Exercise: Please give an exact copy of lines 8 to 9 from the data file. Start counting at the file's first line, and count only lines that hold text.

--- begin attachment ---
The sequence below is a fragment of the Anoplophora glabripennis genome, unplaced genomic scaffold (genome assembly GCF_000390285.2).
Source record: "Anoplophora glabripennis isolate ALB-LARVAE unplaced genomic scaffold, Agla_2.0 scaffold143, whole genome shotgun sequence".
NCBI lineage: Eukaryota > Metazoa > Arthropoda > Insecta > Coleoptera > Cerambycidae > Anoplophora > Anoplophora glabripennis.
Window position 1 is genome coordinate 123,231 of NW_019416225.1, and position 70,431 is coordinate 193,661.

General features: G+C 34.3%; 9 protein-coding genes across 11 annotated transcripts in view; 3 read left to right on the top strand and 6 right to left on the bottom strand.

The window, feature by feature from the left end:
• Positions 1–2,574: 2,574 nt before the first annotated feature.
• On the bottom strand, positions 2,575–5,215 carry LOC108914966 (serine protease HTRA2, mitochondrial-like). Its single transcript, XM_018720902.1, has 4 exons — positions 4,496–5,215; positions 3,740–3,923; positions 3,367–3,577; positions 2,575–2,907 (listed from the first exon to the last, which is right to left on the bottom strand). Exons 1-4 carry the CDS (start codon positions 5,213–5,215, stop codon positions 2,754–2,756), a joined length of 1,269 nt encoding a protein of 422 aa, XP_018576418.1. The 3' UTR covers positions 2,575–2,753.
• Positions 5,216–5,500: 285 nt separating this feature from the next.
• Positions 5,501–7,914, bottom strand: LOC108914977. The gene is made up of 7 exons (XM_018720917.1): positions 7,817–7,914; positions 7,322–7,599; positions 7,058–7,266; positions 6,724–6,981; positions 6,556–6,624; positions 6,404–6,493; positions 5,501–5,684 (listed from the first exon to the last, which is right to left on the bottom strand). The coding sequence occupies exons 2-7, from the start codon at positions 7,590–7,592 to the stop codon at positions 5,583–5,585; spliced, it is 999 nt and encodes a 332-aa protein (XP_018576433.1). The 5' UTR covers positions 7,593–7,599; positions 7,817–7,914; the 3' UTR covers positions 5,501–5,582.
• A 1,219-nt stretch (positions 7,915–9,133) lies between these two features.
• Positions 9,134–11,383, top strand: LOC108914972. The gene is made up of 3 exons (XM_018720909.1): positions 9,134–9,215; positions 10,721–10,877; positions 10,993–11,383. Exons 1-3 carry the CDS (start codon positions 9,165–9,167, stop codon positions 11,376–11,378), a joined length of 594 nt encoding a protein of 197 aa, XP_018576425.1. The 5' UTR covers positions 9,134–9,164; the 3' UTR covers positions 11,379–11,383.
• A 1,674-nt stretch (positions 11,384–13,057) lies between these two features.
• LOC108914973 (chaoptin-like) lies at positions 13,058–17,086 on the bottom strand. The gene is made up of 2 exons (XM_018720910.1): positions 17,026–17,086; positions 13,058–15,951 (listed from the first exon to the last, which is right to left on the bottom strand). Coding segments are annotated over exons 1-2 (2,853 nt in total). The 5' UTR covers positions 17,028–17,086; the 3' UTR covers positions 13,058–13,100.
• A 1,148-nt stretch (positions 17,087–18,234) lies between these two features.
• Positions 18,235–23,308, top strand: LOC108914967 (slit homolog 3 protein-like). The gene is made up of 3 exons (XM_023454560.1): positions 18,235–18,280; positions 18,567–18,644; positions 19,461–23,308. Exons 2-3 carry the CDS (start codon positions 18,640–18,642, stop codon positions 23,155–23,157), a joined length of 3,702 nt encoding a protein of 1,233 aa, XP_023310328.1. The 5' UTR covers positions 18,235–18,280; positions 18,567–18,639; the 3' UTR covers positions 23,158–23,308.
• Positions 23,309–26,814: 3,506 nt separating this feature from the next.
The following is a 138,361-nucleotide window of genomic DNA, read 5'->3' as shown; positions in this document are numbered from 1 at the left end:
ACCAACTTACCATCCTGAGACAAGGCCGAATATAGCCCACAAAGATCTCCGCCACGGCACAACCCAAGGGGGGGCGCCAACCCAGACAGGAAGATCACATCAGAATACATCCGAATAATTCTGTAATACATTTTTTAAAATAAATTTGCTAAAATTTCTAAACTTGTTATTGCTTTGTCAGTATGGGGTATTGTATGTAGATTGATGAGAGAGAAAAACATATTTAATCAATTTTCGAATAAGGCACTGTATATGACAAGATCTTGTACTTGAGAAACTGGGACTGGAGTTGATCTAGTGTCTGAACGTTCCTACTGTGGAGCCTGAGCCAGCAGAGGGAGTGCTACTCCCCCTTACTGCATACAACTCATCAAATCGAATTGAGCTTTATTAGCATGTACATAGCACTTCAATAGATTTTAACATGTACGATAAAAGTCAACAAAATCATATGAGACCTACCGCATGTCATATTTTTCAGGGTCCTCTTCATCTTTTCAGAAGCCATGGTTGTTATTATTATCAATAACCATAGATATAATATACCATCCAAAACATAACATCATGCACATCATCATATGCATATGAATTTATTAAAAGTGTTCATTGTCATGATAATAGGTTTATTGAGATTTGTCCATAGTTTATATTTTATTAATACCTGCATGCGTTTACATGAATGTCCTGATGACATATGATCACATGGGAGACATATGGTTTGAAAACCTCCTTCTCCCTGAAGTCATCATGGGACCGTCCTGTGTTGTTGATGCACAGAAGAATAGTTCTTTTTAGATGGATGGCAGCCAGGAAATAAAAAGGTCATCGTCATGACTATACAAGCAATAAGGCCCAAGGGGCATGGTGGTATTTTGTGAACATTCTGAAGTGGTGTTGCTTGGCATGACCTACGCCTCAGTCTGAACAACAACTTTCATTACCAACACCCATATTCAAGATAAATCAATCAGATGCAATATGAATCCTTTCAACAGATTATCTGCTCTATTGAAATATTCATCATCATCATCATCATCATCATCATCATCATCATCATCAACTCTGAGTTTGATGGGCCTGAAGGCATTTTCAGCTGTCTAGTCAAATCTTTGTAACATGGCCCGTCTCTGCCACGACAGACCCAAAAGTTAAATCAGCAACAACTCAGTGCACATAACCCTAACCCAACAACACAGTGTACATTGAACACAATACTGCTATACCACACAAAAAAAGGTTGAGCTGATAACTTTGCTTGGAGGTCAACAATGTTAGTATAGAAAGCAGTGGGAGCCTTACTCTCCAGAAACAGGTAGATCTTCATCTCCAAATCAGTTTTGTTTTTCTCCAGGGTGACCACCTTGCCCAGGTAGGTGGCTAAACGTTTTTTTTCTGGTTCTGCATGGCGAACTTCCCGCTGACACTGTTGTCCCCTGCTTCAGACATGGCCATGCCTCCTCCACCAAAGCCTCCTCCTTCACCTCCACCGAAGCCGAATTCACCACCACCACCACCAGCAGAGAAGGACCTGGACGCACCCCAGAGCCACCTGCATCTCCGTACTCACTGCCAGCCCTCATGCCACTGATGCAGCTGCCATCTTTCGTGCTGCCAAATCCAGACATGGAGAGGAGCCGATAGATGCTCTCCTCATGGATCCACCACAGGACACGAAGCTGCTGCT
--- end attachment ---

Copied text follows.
• On the bottom strand, positions 2,575–5,215 carry LOC108914966 (serine protease HTRA2, mitochondrial-like). Its single transcript, XM_018720902.1, has 4 exons — positions 4,496–5,215; positions 3,740–3,923; positions 3,367–3,577; positions 2,575–2,907 (listed from the first exon to the last, which is right to left on the bottom strand). Exons 1-4 carry the CDS (start codon positions 5,213–5,215, stop codon positions 2,754–2,756), a joined length of 1,269 nt encoding a protein of 422 aa, XP_018576418.1. The 3' UTR covers positions 2,575–2,753.
• Positions 5,216–5,500: 285 nt separating this feature from the next.